Animal Bites


  • When thinking about animal bites, most parents assume that their child is most likely to be bit by a strange or wild animal. 
    • Unfortunately, most bites are inflicted by animals the child knows, including beloved family pets. 
      • Dog bites are the most common, followed by cat bites and scratches. 
    • Injuries caused by animal bites are often mild, but can also cause serious wounds and infections.

Tips for Preventing Dog Bites

  • Never leave your small child alone with a dog!
    • Any dog can bite. 
    • Even your family dog or a dog well known to your child or family that is otherwise well behaved.
  • Teach your child how to interact with dogs safely.
    • Teach your child to ask a dog’s owner for permission before petting their dog.
    • Do not allow your child to play aggressive games with a dog that could lead to bites (i.e. tug-of-war or wrestling).
    • Teach your child to never bother a dog that is sleeping, eating, or caring for puppies. 
    • Teach your child to move calmly and slowly around dogs.
  • Teach your child that if a dog is behaving in a threatening manner—for example, growling and barking—to remain calm, avoid eye contact with the dog, and back away slowly until the dog loses interest and leaves.
    • If you or your child is knocked over by a dog, curl up in a ball and protect the eyes and face with arms and fists.

Initial Home Care For Animal Bites

  • If your child is bleeding from an animal bite:
    • Apply firm continuous pressure to the area with gauze or a clean towel for 5 minutes or until the bleeding stops.
    • Next, wash the wound gently with soap and warm water.
    • Apply antibiotic ointment and cover with a band-aid. 
  • Request proof of rabies vaccination from the dog's owner.
    • Get the dog owner's name and contact information.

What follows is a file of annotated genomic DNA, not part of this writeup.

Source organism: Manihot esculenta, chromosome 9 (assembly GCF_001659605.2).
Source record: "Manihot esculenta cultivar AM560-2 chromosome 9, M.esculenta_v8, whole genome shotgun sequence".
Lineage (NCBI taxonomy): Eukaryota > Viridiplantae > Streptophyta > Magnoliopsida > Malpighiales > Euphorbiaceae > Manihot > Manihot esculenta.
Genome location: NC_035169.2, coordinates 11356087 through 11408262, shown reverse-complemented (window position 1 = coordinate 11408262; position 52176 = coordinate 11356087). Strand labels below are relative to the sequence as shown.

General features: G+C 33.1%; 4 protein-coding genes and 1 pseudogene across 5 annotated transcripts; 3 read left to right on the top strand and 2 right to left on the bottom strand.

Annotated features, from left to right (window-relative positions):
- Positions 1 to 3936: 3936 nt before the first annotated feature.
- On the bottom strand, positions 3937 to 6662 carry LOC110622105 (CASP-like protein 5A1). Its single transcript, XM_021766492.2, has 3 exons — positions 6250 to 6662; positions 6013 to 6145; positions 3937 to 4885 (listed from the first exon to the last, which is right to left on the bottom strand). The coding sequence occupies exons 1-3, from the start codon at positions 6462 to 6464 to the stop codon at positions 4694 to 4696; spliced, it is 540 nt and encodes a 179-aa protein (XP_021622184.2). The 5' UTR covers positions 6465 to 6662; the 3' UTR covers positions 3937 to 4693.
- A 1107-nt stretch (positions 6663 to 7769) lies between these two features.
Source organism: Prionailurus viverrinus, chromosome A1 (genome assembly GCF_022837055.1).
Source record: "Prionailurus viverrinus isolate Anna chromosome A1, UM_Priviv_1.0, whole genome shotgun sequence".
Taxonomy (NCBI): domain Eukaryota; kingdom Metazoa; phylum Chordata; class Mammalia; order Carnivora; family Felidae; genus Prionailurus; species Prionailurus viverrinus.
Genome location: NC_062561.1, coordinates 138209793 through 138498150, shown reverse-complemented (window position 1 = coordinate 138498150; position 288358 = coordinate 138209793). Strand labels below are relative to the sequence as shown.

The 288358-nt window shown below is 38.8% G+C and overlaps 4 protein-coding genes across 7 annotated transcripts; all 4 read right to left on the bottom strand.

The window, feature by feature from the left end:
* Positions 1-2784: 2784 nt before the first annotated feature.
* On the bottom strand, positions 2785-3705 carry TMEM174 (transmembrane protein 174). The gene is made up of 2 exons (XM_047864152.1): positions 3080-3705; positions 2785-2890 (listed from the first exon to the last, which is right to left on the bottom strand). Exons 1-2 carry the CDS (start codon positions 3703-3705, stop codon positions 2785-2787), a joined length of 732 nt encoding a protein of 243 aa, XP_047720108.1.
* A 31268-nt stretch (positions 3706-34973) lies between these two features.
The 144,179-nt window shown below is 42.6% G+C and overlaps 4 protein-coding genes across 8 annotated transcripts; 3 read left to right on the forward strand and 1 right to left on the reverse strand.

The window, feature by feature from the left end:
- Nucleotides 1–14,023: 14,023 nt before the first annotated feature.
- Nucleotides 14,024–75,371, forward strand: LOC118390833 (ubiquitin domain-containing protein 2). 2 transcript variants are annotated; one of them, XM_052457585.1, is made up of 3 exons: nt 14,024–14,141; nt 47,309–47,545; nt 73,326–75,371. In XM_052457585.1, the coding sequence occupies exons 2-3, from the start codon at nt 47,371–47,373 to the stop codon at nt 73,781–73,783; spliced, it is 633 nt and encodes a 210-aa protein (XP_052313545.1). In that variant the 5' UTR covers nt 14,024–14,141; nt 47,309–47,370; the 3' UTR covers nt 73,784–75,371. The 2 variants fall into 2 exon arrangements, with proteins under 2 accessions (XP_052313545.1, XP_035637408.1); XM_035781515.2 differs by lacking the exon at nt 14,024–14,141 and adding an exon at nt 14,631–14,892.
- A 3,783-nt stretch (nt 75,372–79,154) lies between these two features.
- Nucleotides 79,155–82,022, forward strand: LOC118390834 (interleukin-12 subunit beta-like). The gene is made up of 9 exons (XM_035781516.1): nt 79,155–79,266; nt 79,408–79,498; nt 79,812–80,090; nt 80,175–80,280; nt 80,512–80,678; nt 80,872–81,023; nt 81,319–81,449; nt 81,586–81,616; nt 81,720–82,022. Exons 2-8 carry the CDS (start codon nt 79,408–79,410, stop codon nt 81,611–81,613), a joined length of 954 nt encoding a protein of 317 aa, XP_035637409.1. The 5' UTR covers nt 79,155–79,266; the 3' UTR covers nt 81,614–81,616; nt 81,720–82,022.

• Ask for the name and telephone number of a veterinarian who is familiar with the dog's vaccination records and history.

When to Reach Out to the Modern Pediatrics Team

  • Any animal bite which breaks the skin, no matter how minor it may appear, so that we can: 
    • Check your child’s tetanus vaccine status
    • Discuss infection prevention
    • Discuss rabies concerns
  • You suspect that your child’s wound is becoming infected based on the following signs:
    • Pus or drainage coming from the bite wound
    • The area around the bite becomes more swollen, red, and tender 48 hours after the initial bite
    • Your child starts running a fever (100.4 or higher)
    • Red streaks appear to spread out from the bite
  • The type of bite is more prone to becoming infected:
    • Moderate or severe wounds
    • Puncture wounds, especially over a bone, tendon, or joint
    • Facial bites
    • Hand and foot bites
    • Genital area bites

How to Care for a Bite That Does Not Break the Skin

  • Clean well with soap and water. 
  • You do not need to apply a band-aid when the skin is not broken.
  • Monitor for signs of infection as mentioned above.